EU lawmakers back aid for virus-hit economy in remote vote
European Union lawmakers approved on Thursday emergency funds to cushion the bloc’s economic slump triggered by the coronavirus pandemic and shore up battered airlines by preserving their landing slots.
Members of the European Parliament (MEPs) gave near unanimous support for three sets of proposals at the conclusion of a session that spanned more than 12 hours.
It was the parliament’s first ever remote vote following the suspension of meetings due to the risk of coronavirus transmission. Only a handful of lawmakers gathered in the Brussels plenary chamber with the most of the 688 participating MEPs scattered under lockdown across Europe.
“From one day to the next, our lifestyles changed. Our streets emptied. Our doors closed. And we moved from a daily routine to the fight of our lives,” the head of the EU executive, Ursula von der Leyen, told the gathering.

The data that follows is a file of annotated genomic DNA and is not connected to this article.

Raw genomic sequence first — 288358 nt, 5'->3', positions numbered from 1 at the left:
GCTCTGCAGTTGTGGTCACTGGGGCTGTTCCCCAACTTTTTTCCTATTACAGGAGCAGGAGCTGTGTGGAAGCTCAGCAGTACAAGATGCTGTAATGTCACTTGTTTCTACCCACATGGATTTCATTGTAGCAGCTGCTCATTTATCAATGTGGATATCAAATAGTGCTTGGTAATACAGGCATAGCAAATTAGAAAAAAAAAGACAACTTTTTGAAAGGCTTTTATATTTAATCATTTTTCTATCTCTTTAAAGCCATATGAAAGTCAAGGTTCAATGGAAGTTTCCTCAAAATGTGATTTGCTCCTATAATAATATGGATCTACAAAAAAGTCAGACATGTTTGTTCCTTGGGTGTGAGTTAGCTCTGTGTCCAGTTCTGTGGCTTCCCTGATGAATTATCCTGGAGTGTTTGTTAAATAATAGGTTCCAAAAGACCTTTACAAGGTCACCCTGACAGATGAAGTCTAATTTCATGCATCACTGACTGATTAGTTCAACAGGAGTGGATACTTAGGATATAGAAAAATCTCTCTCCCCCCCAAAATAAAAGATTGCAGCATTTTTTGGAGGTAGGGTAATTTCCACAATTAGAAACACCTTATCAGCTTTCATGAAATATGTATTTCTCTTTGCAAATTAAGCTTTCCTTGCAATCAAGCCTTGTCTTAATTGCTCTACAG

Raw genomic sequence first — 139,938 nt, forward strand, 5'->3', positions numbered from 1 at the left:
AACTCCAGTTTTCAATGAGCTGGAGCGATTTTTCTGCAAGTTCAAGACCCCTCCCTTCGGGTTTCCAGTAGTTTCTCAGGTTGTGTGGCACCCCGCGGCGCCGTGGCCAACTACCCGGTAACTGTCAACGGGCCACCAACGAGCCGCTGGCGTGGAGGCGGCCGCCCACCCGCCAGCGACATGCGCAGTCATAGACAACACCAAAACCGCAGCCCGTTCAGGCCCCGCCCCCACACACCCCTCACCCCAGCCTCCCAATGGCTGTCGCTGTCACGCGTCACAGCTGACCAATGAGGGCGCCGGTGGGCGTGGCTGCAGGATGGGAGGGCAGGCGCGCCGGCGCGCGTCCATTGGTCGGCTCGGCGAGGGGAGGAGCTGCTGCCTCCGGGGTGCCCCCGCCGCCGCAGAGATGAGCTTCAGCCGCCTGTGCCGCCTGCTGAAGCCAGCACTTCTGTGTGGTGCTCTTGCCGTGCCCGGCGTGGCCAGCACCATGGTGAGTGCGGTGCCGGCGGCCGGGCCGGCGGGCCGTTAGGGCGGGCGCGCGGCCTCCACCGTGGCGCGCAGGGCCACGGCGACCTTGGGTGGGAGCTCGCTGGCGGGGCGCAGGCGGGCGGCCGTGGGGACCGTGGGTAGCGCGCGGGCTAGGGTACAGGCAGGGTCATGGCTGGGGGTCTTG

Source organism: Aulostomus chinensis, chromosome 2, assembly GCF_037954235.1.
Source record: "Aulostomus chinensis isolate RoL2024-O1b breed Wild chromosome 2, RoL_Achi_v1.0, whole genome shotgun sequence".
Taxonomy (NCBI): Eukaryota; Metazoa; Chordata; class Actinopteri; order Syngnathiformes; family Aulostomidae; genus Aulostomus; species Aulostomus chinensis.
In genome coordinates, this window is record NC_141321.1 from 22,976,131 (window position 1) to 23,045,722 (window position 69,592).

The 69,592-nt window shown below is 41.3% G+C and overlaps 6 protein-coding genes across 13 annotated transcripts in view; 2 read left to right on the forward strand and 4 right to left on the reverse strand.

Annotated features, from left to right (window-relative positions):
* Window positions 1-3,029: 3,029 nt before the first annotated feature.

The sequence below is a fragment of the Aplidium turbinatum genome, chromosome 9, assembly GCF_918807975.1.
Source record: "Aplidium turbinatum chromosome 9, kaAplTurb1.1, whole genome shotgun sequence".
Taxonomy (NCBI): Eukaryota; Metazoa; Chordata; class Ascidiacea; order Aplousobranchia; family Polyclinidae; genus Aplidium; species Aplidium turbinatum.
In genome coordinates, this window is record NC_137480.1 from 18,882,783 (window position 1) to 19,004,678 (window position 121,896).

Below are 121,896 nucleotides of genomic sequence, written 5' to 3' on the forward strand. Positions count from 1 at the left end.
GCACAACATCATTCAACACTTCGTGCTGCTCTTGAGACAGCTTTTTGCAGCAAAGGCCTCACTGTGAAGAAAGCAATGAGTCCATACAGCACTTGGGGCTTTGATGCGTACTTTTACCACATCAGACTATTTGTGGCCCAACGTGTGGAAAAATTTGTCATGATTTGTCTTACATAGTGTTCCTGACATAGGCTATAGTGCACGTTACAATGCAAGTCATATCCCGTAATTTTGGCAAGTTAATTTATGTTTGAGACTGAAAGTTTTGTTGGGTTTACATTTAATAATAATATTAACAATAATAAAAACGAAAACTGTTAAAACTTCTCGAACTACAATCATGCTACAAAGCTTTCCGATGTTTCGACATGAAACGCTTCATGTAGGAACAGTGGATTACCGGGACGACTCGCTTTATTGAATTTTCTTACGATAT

Wearing white, latex protective gloves, she called on the chamber to vote into law a special 37-billion-euro ($40.8 billion) fund to allow the 27 member states to spend more to prop up their economies.
The legislation will also allow an existing natural disaster fund to support strained public health services across the EU.
The assembly also supported the suspension of a rule that strips airlines of their landing slots if they do not run most of their scheduled services – so as to ease an industry crisis unleashed by the coronavirus pandemic.
After holding two test votes earlier in the week, members of the EU legislative arm had to print ballot forms at home, scan or photograph their signed votes and send them from their official email address for counting.
“Democracy cannot be stopped by this virus,” David Sassoli, the Italian president of the parliament, who appeared in the chamber in Brussels for the briefest of periods to announce the results of the votes.